"We didn't need to do it", Blair says. "We chose to do it. We did it in obedience to an imbecilic political slogan about ending 'the forever wars', as if our engagement in 2021 was remotely comparable to our commitment 20 or even ten years ago, and in circumstances in which troop numbers had declined to a minimum and no allied soldier had lost their life in combat for 18 months".

What is absurd, Blair says, is to believe the choice is between what we did in the first decade after 9/11 and the retreat we are witnessing now: to treat our full-scale military intervention of November 2001 as of the same nature as the secure and support mission in Afghanistan of recent times.

However, he conveniently neglects the realities, firstly that there never was a "full-scale military intervention of November 2001" and, secondly, that the current "secure and support mission" is no longer tenable. Like it or not, the combat-free period was coming rapidly to an end.

From the inception of the western military presence in Afghanistan, the Taliban has never been eliminated and, as Matthew Hoh remarked (cited in my previous piece), the US and NATO presence and operations in Pashtun valleys and villages, as well as Afghan army and police units that are led and composed of non-Pashtun soldiers and police, provide an occupation force against which the insurgency is justified.

Written in 2009 when bloody fighting against the coalition forces had produced a record number of casualties, the situation was only resolved partially by handing more and more responsibility to the Afghan security forces who, over the period, were steadily losing ground.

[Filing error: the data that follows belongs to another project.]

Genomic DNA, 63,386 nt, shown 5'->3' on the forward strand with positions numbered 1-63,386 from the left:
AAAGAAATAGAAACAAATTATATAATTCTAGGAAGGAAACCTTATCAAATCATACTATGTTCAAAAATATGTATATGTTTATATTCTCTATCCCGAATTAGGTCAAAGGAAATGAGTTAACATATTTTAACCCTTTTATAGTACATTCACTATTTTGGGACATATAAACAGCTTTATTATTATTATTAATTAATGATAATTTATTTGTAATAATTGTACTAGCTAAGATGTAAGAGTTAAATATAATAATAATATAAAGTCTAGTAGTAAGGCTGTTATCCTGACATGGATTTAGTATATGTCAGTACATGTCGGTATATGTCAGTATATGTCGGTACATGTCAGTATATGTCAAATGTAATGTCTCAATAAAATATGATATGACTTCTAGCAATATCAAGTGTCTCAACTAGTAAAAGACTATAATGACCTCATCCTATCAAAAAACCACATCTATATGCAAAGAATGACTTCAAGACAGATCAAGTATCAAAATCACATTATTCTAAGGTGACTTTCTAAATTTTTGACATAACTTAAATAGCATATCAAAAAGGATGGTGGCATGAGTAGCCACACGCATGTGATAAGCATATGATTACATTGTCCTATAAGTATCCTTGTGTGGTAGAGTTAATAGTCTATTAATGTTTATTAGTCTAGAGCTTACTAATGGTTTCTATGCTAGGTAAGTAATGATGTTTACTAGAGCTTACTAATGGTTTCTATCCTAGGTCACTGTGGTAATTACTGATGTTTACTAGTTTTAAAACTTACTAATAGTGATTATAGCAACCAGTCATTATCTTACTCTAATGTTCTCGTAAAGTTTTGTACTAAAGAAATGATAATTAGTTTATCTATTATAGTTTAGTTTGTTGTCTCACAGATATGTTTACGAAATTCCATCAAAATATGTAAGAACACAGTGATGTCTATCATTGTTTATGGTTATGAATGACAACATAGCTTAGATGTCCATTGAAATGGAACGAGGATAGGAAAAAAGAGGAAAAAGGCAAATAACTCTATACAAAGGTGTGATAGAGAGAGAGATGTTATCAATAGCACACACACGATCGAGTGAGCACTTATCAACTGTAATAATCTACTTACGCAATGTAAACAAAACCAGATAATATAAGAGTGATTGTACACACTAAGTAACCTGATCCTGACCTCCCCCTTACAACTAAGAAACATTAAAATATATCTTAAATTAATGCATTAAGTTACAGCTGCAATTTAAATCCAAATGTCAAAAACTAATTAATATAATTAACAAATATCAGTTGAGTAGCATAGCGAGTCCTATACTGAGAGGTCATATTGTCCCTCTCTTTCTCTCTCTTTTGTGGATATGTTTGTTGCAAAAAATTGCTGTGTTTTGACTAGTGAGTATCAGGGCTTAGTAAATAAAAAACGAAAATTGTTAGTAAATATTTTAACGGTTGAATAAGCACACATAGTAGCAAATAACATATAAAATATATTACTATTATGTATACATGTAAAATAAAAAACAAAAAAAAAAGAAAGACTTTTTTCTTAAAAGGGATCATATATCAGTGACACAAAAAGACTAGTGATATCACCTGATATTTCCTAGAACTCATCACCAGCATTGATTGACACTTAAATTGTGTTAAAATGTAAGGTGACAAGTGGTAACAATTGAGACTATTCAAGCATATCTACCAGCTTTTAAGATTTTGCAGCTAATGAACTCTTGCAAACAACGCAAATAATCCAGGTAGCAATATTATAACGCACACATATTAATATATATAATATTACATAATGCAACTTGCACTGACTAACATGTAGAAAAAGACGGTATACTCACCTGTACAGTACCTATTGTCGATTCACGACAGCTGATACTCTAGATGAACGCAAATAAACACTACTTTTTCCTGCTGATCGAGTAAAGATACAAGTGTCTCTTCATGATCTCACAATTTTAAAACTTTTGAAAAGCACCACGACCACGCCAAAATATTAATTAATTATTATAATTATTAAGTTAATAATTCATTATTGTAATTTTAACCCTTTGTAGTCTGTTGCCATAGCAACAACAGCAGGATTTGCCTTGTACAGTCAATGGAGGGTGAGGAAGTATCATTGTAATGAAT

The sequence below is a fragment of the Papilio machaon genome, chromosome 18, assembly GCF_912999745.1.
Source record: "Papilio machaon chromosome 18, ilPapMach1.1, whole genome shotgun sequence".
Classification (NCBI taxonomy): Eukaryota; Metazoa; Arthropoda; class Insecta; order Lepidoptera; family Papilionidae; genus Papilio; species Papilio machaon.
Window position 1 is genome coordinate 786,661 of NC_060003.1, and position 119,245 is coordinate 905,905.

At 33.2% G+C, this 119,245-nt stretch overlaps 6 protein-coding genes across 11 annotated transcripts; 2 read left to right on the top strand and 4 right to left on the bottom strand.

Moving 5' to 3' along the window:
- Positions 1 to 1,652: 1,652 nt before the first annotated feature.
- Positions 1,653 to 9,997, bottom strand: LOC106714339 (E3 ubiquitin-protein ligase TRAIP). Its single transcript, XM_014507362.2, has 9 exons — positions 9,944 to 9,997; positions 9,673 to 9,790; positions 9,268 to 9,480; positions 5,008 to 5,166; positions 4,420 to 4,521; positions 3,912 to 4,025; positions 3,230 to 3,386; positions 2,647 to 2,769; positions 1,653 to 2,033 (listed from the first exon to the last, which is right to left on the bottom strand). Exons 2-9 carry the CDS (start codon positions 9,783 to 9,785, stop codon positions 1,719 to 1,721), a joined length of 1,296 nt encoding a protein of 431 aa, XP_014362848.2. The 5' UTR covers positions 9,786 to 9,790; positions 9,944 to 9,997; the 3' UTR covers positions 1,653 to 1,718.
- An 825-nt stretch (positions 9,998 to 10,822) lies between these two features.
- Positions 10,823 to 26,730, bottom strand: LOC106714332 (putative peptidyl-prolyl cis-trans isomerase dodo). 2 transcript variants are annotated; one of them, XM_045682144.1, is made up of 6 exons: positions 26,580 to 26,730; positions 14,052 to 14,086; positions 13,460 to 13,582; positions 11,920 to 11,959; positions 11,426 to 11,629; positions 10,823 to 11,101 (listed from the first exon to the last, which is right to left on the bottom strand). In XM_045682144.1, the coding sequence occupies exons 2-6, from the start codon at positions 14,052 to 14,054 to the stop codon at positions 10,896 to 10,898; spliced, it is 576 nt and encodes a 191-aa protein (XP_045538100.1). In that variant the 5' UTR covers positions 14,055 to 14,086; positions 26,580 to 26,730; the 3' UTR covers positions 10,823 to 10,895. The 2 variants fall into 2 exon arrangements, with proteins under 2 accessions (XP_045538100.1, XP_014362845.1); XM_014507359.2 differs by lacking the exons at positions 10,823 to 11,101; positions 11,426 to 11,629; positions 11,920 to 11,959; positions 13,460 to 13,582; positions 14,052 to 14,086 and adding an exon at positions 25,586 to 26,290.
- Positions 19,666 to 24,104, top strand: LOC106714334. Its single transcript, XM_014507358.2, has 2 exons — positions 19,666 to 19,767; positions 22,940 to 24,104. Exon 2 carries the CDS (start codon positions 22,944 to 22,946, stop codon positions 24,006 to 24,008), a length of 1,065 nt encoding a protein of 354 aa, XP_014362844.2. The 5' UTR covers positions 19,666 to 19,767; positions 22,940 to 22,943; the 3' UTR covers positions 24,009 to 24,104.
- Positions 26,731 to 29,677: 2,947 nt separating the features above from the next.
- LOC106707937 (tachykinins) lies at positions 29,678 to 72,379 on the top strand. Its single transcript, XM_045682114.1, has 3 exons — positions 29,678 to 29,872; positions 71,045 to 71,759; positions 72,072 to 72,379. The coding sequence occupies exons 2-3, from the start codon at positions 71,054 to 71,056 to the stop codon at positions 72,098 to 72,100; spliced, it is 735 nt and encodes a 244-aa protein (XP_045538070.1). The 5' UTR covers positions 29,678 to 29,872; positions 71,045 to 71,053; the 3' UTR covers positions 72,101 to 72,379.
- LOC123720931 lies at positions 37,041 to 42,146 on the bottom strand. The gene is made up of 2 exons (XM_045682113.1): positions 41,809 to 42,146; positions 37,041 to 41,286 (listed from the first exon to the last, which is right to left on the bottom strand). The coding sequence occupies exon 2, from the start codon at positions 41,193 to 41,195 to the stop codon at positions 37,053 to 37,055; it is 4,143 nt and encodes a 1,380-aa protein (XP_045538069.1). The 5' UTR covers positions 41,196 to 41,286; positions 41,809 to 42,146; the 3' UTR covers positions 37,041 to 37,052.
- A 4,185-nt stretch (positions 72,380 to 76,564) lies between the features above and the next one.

In a recent edition of the Jerusalem Post we see this illustrated by the views of a former US soldier, Graham Platner who led a rifle company in northeast Afghanistan.

Speaking of his role in training Afghan police, he recalls that: "We were pretending that we were preparing them to do this on their own. But since they were utterly incapable of doing it on their own, we were going on combat patrols and dragging along some Afghan cops to pretend they were doing a mission. So we operated basically as a US rifle company".

As to the current situation, he says, the Afghanistan government the US supported can't be said to have "collapsed" because it never existed. "The Afghan army wasn't real. The Afghan Civil Authority was never real. They never collected taxes. There were no courts outside of police robbing people. None of it ever existed... it was just a big jobs program (sic) funded by American money, and the moment it looked like the money would go away, everyone went home".

With the exception of Kabul, Charikar and a few other places, Platner paints a picture of an Afghan state that never controlled much beyond a few highways and cities. That’s why it fell apart so quickly once the US pulled funding.

Thus, the harsh reality is exactly as president Biden painted it. Faced with the continuing encroachment of an emboldened Taliban, the US had one of two options – either to step up to the plate and resume active combat operations, or withdraw. The scenario which Blair holds out, where we could maintain a low-level presence, continuing to support a functioning Afghan government simply did not exist.

Perhaps, if back in 2001, Blair had been more open about his long-term ambitions, and subsequent politicians had been candid about the long-term commitment, things might have been different. But, unable or unwilling to be honest with their electorates, leaders on both sides of the Atlantic have been selling a false bill of goods.

Maybe – just maybe – another ten years might have done the trick, even if that is extremely doubtful. But the case was never made for 20 years, much less 30. And now the electorates are calling in the tab.

Despite this, Blair wants us "to learn lessons from the 20 years since 9/11 in a spirit of humility". The trouble is, we have – and he hasn't. The results are all too visible.

Also published on Turbulent Times.